When I saw the cover for this book and I read the synopsis, I thought this would be the one for me. However, it failed to please.
This story takes place in Shalingar, a kingdom ruled by Princess Amrita’s father. It is an idyllic kingdom, with plenty of resources and a fair and just ruler on the throne. However, when Emperor Sikander arrives, everyone is worried. Sikander is known for his violent conquests, and there is no doubt in anyone’s mind that his eye is set on Shalingar. To keep the peace, Amrita has offered herself as Sikander’s bride – but her offer isn’t enough.
When Sikander unleashes his evil plan, Amrita finds herself running for her life, alone except for an oracle named Thala, who was kept as Sikander’s slave. With no one else to rely on, Thala and Amrita must work together to stay safe. Amrita knows she has a duty to protect her people from Sikander’s wrath. However, Thala has a different idea. She urges Amrita to go with her to the fabled Library of Fates in order to change their fates – and stop Sikander. Will Amrita be able to save her people and restore what was lost?
I always love finding and reading books that are based on Indian mythology. Books like The Star-Touched Queen allow readers from around the world to get a glimpse of the beautiful stories and traditions that are part of the Indian culture. When I started to read the book, I thought this novel would do the same.
And in terms of representing Indian mythology and culture, it does a fantastic job! The author explains the meanings of various terms and creates beautiful descriptions of the mythical Shalingar. The amount of detail that went into this novel cannot be dismissed because it really made the world in this story come alive.
But the actual story failed for me.
The beginning of the novel was great. The author established key relationships between Amrita and her family/friends, and did a great job of showing Emperor Sikander as a threat. The first scene in the novel does a great job of highlighting the anxiety everyone is feeling about Sikander’s arrival – and it soon becomes clear that they had every right to be worried. When Sikander launches his attack, I got caught up in the action and the violence and the need for Amrita to be safe. It was definitely my favourite part of the story. It’s also the part when Thala, the oracle, is properly introduced. She was probably my favourite character in the book. But that’s not saying much.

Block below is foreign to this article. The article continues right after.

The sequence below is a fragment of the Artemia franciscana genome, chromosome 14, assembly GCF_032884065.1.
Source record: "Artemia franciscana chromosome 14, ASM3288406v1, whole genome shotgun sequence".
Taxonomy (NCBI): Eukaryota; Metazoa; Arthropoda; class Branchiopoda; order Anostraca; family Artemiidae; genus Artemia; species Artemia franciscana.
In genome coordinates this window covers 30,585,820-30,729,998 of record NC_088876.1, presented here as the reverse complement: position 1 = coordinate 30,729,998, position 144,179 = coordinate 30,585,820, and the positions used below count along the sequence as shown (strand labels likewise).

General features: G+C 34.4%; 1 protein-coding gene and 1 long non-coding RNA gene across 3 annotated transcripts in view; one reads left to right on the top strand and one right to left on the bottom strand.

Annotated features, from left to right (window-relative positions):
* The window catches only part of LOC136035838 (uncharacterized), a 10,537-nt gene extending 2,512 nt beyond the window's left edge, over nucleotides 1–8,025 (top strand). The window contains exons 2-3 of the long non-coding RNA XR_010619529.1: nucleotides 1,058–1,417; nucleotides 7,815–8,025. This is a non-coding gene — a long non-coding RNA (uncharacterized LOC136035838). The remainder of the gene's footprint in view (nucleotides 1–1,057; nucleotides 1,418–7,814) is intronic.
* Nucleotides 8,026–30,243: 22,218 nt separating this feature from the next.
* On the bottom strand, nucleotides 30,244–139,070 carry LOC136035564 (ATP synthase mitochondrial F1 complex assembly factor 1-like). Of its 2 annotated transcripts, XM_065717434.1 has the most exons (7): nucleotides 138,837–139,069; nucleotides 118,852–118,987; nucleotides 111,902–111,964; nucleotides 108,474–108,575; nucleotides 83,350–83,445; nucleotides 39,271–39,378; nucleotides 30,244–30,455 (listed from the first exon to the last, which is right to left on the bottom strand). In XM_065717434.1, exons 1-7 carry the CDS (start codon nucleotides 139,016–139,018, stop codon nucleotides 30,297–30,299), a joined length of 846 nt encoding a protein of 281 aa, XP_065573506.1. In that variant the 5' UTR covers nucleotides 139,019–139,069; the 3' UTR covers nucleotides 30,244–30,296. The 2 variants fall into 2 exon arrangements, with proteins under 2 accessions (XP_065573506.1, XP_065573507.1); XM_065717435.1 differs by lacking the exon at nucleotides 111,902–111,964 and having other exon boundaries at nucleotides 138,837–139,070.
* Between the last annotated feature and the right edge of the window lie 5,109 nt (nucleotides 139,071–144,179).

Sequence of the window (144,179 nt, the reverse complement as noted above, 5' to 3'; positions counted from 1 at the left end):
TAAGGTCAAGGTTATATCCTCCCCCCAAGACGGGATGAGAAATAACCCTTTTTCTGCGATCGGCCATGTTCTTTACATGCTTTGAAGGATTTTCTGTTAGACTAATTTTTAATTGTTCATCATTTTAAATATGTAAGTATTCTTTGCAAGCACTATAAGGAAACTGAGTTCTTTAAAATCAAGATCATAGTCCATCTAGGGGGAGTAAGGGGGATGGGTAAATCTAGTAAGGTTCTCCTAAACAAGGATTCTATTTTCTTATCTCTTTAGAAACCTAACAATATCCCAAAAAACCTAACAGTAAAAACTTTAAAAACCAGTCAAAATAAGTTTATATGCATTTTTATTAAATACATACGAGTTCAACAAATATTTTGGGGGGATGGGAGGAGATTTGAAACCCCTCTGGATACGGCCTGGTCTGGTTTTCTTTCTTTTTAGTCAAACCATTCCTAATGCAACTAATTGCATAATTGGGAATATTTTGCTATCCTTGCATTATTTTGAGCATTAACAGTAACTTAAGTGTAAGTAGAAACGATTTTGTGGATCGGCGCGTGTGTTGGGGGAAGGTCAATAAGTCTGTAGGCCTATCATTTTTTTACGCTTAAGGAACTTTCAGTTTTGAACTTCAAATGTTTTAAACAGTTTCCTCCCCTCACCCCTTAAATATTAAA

I found all of the characters to be quite bland. There wasn’t enough time for me get a good feel for all of the characters that are connected to Amrita’s life in Shalingar. But Amrita herself was not as interesting as I hoped. Everyone is in awe of her but I really couldn’t get why. She doesn’t come up with anything. She doesn’t fight for anything. She just goes around feeling the weight of the world on her shoulders…. and that’s about it. Even Thala, the oracle, was not as fierce or as fiesty as I would have liked.
I was also displeased by the romance aspect of this story. Everything was just too abrupt. In the first part of the story, Amrita was with Arjun, a childhood friend. I thought that their romance was quite sweet. But the way in which the author decided to deal with it in the middle part of the story was not good at all. I won’t say more because I want this to be a spoiler-free review, but I was definitely disappointed. And Varun? Well, I thought the blossoming of the love story there was also awkwardly done. For a novel that is supposed to be a romance, I was expecting a lot more finesse.
The plot was another source of disappointment. There were so many different story lines that this novel could have pursued. Instead, it was underwhelming and aimless. I thought that once Amrita had escaped from Sikander, the story would have more action. Instead, there’s this aimless chase that really has no logic and somehow everything just lands in Amrita’s lap without her ever really needing to try. Oh, and there’s some time travel thrown. And then there’s a rushed climax and ending that made an effort to show Amrita as a selfless person but ended up just making me feel more disappointed about the entire book.
One of my biggest problems was this: for all the mention of the Library of Fates, it played an insignificant role. It’s not important to the story. There’s no buildup about it other than the references made in the book, and it ended up not even playing a part in the actual story. It would have been better to not even have included, really.
My overall feelings for this novel? It had beautiful descriptions and I loved the influence that Indian mythology and culture had on this world. But the bland characters, lack of a story line, and inexpertly-executed romance left me disappointed. I’m giving this a 1.5/5 stars.
Happy reading ~